- Password authentication to use database credentials only, in which case you must enter a username for the master username, as well as generate the master password.
- Password and IAM DB authentication to use IAM users and roles for the authentication of database users.
- Password and Kerberos authentication
Finally, when running the Analytics pipeline Docker container, set the
to the PostgreSQL Amazon RDS DB instance URL.
If you prefer instead to set up Amazon Redshift as your choice of data lake, you can choose to either stream the data from the PostgreSQL source database within the Amazon RDS DB instance created at the PostgreSQL step to the Redshift target or connect directly to Amazon Redshift.
Streaming from PostgreSQL to Redshift
If you meet the prerequisites for using an Amazon Redshift database as a target, you will need to implement two steps:
- configure the PostgreSQL source for AWS Database Migration Service (DMS) by following these instructions
- configure the Redshift target for AWS DMS following the instructions here.
You can get started on enabling the direct connection with Redshift by following these resources on creating an Amazon Redshift cluster. Before you do so, you should take into account that streaming historical data directly to Redshift could take much longer than streaming directly to or via the PostgreSQL RDS instance.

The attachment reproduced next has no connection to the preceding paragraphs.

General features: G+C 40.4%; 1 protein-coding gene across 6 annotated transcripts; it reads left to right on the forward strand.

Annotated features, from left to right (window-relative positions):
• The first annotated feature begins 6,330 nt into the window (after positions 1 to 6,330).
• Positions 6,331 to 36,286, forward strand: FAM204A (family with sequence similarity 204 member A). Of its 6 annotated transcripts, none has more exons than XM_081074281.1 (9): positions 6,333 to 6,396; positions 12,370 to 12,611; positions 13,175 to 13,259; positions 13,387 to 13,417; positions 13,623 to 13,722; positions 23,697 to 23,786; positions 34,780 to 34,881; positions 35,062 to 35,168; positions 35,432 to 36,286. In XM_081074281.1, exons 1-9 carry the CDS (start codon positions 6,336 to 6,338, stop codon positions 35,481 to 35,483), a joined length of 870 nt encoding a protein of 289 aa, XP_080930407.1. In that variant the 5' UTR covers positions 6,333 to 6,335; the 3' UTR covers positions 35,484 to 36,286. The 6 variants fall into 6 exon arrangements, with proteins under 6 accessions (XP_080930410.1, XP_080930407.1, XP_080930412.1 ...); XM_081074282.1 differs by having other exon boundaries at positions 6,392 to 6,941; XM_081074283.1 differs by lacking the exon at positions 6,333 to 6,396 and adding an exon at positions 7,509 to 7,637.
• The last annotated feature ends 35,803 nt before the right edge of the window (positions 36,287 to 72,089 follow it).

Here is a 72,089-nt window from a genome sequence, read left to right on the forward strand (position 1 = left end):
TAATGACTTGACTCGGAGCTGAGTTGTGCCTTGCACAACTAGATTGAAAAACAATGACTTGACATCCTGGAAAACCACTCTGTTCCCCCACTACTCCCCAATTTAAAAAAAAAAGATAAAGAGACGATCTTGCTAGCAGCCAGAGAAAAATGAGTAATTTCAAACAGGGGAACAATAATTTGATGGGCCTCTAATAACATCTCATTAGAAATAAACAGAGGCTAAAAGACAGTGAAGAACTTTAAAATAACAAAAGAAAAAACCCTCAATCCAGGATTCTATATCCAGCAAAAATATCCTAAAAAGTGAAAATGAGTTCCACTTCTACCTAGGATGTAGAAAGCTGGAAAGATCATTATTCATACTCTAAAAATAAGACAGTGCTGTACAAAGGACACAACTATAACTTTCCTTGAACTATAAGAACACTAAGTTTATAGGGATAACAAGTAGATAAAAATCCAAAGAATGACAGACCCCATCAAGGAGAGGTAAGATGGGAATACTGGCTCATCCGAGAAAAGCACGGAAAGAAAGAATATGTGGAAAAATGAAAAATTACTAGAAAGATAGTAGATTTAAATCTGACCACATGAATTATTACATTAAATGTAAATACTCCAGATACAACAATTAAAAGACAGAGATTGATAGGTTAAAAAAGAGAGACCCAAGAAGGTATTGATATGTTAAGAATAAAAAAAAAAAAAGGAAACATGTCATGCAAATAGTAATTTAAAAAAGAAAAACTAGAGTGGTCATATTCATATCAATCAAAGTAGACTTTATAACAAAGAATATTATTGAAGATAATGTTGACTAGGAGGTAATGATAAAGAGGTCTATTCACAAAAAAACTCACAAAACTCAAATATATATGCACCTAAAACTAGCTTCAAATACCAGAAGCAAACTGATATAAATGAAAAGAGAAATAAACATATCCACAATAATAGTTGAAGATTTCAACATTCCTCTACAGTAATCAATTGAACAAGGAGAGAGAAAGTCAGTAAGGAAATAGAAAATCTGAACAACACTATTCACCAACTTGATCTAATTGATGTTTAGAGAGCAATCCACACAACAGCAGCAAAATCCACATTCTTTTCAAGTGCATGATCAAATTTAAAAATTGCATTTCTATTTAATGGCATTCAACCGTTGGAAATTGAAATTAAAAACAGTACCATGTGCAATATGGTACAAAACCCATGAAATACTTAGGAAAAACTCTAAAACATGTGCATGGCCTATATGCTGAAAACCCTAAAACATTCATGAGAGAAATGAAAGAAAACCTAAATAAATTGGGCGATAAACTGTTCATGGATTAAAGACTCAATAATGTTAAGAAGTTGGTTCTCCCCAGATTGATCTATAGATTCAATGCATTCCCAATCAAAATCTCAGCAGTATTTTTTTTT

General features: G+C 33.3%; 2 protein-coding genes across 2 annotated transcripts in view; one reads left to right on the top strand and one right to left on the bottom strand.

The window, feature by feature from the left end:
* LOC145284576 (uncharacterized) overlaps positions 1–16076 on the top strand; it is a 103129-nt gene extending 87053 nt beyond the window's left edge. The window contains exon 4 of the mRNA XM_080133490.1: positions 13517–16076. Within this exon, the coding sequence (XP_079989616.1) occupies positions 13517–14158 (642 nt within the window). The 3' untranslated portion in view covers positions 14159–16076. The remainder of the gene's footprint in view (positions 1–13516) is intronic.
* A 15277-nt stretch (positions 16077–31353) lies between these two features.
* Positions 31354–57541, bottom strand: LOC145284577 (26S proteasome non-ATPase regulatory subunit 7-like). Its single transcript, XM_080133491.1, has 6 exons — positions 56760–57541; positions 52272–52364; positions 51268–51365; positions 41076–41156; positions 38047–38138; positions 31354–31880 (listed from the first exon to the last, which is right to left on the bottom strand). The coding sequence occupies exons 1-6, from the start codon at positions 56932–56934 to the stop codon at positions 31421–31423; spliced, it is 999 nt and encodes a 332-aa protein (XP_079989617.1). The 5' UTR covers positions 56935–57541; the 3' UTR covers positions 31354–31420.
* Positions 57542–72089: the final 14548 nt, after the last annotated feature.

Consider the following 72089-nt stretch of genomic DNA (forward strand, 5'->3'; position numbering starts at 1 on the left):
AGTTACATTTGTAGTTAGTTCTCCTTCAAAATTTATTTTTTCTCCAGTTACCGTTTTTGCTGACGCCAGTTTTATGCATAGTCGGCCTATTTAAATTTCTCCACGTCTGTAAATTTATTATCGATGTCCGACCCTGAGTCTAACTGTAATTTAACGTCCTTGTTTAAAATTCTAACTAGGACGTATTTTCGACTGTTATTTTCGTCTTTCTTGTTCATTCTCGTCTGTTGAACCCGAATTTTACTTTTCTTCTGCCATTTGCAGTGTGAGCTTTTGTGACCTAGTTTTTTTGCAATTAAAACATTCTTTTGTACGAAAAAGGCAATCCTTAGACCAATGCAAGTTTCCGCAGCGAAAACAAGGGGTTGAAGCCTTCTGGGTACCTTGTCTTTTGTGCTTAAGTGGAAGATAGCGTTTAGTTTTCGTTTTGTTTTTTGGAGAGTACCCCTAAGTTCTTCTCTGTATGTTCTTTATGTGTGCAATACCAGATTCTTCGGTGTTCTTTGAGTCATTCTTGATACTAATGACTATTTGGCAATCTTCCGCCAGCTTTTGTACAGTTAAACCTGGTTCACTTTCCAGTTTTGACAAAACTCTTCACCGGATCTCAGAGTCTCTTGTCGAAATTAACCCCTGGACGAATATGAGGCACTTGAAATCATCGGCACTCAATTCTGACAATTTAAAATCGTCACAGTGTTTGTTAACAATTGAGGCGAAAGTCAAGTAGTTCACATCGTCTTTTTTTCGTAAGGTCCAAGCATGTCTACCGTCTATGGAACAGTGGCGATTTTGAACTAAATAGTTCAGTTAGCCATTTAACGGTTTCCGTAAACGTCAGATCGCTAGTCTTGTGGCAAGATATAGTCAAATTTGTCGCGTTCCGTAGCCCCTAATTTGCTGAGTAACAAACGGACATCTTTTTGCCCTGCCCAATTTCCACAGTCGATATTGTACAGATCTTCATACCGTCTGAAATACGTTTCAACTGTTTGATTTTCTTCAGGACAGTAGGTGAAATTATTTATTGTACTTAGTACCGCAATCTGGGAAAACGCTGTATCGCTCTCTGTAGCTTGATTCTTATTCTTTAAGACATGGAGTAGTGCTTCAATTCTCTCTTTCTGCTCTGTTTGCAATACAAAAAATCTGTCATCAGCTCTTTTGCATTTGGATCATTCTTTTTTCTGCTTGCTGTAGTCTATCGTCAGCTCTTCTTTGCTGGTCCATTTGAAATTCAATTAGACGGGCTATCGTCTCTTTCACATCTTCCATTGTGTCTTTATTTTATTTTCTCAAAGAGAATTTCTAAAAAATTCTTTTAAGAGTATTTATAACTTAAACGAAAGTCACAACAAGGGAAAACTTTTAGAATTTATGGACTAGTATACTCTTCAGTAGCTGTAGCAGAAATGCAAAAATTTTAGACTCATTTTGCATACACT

You must update the
RASA_ANALYTICS_DB_URL to the Redshift cluster DB URL
which must follow the following format:
Redshift write performance
As a result of performance considerations, we strongly advise against choosing a direct connection to Redshift. Redshift is a great data lake for analytics but lacks the necessary write performance to directly stream data to it.
You can closely follow this quickstart guide on replicating data from PostgreSQL CloudSQL to BigQuery with Datastream.
Alternatively, you can deep dive into the following Datastream set-up guides:
- Configure your source PostgreSQL database
- Optional: use customer-managed encryption keys
- Create a connection profile for PostgreSQL database
- Create a stream
You can sync your PostgreSQL deployment manually or via an automated partner solution.
The instructions for manual sync include the following steps: